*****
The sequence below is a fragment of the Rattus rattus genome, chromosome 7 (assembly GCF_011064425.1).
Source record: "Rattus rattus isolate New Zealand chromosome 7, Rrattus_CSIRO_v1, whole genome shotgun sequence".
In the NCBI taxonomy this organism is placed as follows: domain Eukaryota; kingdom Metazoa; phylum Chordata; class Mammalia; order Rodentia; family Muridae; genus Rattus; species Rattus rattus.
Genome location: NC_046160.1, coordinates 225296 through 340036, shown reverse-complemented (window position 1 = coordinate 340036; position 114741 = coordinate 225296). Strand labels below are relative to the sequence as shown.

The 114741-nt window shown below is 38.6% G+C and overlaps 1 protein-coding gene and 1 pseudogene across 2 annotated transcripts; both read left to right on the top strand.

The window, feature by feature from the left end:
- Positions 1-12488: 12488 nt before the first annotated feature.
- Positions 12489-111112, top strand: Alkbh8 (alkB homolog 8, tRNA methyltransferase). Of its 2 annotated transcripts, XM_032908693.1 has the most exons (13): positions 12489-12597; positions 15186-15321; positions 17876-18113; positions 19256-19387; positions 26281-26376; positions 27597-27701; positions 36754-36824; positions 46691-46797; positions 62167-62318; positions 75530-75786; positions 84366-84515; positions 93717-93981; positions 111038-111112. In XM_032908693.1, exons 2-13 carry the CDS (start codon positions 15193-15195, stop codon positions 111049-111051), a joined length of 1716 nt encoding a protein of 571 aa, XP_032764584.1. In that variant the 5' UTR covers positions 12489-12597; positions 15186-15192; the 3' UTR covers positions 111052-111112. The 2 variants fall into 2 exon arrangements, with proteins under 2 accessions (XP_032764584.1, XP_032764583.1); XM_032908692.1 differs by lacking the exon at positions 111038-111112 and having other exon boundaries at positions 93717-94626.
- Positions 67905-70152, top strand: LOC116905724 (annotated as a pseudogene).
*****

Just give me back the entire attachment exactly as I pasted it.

The sequence below is a fragment of the Rattus rattus genome, chromosome 7 (assembly GCF_011064425.1).
Source record: "Rattus rattus isolate New Zealand chromosome 7, Rrattus_CSIRO_v1, whole genome shotgun sequence".
In the NCBI taxonomy this organism is placed as follows: domain Eukaryota; kingdom Metazoa; phylum Chordata; class Mammalia; order Rodentia; family Muridae; genus Rattus; species Rattus rattus.
Genome location: NC_046160.1, coordinates 225296 through 340036, shown reverse-complemented (window position 1 = coordinate 340036; position 114741 = coordinate 225296). Strand labels below are relative to the sequence as shown.

The 114741-nt window shown below is 38.6% G+C and overlaps 1 protein-coding gene and 1 pseudogene across 2 annotated transcripts; both read left to right on the top strand.

The window, feature by feature from the left end:
- Positions 1-12488: 12488 nt before the first annotated feature.
- Positions 12489-111112, top strand: Alkbh8 (alkB homolog 8, tRNA methyltransferase). Of its 2 annotated transcripts, XM_032908693.1 has the most exons (13): positions 12489-12597; positions 15186-15321; positions 17876-18113; positions 19256-19387; positions 26281-26376; positions 27597-27701; positions 36754-36824; positions 46691-46797; positions 62167-62318; positions 75530-75786; positions 84366-84515; positions 93717-93981; positions 111038-111112. In XM_032908693.1, exons 2-13 carry the CDS (start codon positions 15193-15195, stop codon positions 111049-111051), a joined length of 1716 nt encoding a protein of 571 aa, XP_032764584.1. In that variant the 5' UTR covers positions 12489-12597; positions 15186-15192; the 3' UTR covers positions 111052-111112. The 2 variants fall into 2 exon arrangements, with proteins under 2 accessions (XP_032764584.1, XP_032764583.1); XM_032908692.1 differs by lacking the exon at positions 111038-111112 and having other exon boundaries at positions 93717-94626.
- Positions 67905-70152, top strand: LOC116905724 (annotated as a pseudogene).